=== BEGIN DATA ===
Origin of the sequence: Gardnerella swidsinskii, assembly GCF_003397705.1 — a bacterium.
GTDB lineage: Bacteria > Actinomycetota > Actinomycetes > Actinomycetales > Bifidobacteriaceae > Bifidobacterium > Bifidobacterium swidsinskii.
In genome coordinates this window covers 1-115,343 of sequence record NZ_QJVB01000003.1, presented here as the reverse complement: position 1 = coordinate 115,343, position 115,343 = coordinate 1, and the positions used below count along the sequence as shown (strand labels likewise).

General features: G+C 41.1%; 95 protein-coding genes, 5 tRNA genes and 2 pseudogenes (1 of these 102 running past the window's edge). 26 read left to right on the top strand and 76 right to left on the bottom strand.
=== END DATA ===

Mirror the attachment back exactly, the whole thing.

Origin of the sequence: Gardnerella swidsinskii, assembly GCF_003397705.1 — a bacterium.
GTDB lineage: Bacteria > Actinomycetota > Actinomycetes > Actinomycetales > Bifidobacteriaceae > Bifidobacterium > Bifidobacterium swidsinskii.
In genome coordinates this window covers 1-115,343 of sequence record NZ_QJVB01000003.1, presented here as the reverse complement: position 1 = coordinate 115,343, position 115,343 = coordinate 1, and the positions used below count along the sequence as shown (strand labels likewise).

General features: G+C 41.1%; 95 protein-coding genes, 5 tRNA genes and 2 pseudogenes (1 of these 102 running past the window's edge). 26 read left to right on the top strand and 76 right to left on the bottom strand.